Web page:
The Cut Q&A: Nona Willis Aronowitz on Family Life and Feminism With Her Mom, Ellen Willis
One of the pleasures of The Essential Ellen Willis (a new anthology out this week) is watching the journalist and critic figure out how feminism translates into daily life, both for herself and for other women. Willis is intellectually rigorous and deeply idealistic, but also very fun — and her combination of curiosity, wit, skepticism, and enthusiasm grounds her work firmly in the real world.
Not many people are better positioned to describe the lived feminism of Ellen Willis (who died in 2006) than Nona Willis Aronowitz, her daughter. Having previously edited Out of the Vinyl Deeps, a collection of Willis's rock writing — she was the first pop music critic at The New Yorker — Aronowitz wanted to compile a more comprehensive look at Willis's diverse interests, from music to sex to politics to parenthood. Aronowitz says she hopes The Essential Ellen Willis will highlight the connections between her mother's work and the work of contemporary writers, some of whom (including Cut columnist Ann Friedman) have contributed commentary to the anthology.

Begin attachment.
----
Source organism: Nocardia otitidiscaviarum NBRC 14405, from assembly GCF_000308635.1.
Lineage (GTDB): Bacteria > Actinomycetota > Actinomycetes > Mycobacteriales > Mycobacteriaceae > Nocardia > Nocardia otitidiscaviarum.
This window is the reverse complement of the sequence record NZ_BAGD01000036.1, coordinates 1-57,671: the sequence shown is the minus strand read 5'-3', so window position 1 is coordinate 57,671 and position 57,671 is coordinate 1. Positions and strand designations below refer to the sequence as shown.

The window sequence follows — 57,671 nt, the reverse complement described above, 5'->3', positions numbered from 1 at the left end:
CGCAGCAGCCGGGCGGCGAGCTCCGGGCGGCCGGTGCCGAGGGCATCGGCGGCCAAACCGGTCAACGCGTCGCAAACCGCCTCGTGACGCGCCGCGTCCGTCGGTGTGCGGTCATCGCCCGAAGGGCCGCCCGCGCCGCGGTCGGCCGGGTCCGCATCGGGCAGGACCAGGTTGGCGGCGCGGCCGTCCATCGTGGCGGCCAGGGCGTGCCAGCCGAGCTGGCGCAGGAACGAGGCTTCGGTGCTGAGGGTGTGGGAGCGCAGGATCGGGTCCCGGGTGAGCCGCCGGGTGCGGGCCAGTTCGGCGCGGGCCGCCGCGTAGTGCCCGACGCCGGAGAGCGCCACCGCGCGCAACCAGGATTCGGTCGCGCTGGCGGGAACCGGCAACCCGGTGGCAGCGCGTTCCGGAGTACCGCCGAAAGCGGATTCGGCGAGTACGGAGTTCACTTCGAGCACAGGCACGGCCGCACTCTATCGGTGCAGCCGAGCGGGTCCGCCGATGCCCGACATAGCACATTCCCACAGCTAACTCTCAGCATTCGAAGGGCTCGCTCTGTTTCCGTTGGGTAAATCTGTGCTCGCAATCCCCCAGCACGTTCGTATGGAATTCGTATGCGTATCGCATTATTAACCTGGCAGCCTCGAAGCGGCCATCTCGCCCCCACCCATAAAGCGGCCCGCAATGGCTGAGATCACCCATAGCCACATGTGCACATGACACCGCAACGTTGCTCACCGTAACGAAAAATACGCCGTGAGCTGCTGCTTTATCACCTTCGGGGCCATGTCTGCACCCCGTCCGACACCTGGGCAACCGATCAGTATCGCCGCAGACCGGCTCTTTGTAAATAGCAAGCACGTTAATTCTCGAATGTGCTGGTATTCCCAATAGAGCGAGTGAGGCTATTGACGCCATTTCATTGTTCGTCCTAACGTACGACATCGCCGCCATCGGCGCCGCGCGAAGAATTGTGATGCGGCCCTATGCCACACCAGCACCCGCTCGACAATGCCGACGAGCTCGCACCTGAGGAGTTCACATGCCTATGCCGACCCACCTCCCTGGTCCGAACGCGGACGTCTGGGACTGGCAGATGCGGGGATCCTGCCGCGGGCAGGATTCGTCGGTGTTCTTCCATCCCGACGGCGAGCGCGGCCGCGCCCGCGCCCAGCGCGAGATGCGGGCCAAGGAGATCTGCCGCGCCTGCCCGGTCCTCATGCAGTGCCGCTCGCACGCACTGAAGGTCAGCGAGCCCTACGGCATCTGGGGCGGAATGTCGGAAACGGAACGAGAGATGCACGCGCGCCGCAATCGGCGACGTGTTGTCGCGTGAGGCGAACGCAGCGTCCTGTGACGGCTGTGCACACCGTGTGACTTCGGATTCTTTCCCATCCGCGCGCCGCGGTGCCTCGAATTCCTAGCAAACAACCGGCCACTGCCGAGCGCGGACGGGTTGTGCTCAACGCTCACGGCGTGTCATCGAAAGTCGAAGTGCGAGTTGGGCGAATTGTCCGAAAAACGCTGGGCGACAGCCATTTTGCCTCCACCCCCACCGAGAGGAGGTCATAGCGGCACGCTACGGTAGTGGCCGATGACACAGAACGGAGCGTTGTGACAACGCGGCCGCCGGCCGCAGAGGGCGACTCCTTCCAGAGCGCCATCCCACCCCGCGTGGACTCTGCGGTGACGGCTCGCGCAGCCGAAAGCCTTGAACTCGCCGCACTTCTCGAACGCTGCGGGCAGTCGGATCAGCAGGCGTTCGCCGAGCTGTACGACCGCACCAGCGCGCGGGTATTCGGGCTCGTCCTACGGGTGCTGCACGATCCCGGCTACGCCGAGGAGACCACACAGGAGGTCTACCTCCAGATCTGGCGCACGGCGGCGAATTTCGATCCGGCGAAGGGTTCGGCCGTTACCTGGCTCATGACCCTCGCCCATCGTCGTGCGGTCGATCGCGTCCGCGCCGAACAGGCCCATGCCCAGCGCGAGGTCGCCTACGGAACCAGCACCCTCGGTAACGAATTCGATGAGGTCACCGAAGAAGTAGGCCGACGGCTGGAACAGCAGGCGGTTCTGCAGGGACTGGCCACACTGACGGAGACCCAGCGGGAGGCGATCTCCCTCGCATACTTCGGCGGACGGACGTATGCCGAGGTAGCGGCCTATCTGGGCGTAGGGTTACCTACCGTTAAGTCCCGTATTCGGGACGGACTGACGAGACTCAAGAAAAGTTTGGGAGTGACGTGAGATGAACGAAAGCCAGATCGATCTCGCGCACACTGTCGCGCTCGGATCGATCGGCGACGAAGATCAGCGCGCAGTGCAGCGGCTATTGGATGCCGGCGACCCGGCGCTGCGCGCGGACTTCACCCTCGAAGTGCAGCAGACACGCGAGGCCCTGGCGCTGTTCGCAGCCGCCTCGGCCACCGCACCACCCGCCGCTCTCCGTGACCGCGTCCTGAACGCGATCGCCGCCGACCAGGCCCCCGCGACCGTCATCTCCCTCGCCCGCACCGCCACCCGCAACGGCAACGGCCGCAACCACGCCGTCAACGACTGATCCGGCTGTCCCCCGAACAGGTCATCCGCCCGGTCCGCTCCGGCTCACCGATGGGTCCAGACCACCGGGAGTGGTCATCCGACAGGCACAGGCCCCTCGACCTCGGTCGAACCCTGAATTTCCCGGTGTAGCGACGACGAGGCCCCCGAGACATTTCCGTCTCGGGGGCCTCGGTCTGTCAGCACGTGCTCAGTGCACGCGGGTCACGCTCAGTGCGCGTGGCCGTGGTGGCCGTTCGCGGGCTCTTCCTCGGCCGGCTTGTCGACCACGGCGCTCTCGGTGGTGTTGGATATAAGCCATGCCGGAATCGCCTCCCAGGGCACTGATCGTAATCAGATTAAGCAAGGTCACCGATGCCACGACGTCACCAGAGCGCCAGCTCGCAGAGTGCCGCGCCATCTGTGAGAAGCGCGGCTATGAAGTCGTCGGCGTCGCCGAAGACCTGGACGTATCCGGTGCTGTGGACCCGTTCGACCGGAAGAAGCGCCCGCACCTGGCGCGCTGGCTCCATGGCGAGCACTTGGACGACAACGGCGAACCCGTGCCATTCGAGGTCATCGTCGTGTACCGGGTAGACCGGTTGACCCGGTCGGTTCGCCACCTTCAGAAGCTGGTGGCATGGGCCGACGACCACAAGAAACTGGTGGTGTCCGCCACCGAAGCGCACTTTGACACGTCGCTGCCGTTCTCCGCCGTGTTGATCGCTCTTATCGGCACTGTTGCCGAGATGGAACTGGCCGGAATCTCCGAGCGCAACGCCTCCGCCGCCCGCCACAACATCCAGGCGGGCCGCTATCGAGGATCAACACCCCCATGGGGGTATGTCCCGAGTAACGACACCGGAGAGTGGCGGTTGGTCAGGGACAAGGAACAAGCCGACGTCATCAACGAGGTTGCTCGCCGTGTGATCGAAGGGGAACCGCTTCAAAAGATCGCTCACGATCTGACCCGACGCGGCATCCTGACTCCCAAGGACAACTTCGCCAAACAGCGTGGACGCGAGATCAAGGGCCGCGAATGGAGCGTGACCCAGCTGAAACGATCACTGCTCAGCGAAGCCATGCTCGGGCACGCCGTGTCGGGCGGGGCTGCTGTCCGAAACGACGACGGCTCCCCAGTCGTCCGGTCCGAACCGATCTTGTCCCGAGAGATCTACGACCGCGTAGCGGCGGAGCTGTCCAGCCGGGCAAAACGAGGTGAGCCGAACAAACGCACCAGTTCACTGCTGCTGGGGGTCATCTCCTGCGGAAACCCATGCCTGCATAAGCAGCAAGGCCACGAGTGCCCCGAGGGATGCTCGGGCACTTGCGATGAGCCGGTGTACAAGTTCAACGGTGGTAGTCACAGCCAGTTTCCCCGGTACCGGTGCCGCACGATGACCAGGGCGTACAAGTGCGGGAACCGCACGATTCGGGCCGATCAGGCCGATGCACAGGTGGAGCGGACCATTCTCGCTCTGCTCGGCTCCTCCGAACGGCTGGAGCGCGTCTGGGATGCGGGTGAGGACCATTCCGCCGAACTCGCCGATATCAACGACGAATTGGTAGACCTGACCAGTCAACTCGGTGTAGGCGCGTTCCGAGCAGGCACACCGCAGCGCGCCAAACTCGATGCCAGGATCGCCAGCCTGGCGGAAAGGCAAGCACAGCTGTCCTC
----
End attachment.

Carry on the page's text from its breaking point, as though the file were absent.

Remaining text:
Over lentil soup in Clinton Hill, Aronowitz talked to the Cut about her feminist upbringing and editing her mom's work.